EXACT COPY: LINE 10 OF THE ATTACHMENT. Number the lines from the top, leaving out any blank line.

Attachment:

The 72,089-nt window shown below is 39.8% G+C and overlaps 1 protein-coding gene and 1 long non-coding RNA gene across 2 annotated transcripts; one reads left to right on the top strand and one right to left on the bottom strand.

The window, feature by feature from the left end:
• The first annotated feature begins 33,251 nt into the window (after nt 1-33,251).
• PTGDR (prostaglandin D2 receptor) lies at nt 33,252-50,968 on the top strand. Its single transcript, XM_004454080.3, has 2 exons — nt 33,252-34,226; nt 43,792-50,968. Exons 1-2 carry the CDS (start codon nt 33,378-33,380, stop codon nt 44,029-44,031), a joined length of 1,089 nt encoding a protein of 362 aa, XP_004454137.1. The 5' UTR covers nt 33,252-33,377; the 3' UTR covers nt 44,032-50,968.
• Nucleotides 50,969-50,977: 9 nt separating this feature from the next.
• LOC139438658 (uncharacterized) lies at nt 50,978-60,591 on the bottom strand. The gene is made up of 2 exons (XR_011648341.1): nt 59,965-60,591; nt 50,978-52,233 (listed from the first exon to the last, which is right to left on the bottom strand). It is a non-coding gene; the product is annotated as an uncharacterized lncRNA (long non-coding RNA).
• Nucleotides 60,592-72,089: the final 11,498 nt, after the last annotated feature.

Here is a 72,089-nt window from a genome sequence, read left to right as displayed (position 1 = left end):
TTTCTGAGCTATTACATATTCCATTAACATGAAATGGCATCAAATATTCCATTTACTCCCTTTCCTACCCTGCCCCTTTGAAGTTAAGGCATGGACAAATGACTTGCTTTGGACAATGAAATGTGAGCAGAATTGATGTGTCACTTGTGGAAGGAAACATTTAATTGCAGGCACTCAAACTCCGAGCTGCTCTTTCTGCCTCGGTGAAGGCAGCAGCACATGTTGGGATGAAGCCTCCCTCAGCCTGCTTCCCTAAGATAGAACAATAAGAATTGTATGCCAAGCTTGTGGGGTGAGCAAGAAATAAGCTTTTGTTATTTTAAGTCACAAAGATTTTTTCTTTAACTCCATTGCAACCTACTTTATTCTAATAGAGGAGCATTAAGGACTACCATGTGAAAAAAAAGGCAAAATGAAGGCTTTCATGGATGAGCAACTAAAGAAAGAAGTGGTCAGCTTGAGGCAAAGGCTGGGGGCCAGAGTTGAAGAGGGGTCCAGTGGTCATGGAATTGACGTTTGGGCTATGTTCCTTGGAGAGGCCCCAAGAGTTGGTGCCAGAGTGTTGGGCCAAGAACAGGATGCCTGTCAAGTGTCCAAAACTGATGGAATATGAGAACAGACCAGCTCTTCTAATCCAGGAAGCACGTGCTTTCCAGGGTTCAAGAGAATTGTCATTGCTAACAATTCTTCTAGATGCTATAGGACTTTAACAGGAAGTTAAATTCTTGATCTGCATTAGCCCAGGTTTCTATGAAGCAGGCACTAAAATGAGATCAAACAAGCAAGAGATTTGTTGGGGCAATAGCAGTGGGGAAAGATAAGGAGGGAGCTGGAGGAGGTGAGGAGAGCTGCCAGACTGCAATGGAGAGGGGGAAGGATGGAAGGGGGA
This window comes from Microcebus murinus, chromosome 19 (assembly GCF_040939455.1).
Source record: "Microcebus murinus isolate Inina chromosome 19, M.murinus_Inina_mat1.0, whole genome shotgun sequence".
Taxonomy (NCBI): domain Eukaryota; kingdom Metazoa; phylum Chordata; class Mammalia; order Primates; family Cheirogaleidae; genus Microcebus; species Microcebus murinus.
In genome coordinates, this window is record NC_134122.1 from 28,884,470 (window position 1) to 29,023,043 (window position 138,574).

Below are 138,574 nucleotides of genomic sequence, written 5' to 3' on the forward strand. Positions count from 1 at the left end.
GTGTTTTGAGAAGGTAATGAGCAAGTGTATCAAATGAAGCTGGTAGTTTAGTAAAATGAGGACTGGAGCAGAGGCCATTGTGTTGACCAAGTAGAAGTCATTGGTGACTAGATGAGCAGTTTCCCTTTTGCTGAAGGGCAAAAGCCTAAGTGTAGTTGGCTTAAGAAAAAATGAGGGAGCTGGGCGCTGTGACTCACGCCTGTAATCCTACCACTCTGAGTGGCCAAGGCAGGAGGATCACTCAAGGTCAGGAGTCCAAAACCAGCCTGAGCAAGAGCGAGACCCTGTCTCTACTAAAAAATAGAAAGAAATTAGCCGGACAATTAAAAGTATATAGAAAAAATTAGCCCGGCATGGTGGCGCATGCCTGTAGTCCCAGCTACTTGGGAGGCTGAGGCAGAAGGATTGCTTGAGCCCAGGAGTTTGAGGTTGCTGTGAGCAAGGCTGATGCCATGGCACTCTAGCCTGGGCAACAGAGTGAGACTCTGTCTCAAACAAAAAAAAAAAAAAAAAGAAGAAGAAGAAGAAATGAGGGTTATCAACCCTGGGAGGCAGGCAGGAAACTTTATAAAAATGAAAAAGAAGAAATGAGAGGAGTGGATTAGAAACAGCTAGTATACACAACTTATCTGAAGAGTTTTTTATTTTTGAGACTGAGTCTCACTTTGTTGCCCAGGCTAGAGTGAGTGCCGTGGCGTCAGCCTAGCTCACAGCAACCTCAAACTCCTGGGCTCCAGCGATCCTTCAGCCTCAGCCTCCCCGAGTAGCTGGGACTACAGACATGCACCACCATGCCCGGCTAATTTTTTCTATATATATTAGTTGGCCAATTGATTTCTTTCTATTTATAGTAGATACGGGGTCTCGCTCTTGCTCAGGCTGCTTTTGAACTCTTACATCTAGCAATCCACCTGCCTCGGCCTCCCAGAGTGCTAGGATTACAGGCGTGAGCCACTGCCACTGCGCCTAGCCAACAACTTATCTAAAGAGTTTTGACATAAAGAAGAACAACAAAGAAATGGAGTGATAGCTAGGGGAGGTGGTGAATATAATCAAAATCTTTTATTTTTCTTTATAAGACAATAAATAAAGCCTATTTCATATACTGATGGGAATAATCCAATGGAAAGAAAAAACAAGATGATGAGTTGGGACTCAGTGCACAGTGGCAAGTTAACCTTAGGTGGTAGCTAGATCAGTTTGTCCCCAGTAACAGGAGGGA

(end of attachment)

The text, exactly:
This window comes from Microcebus murinus, chromosome 19 (assembly GCF_040939455.1).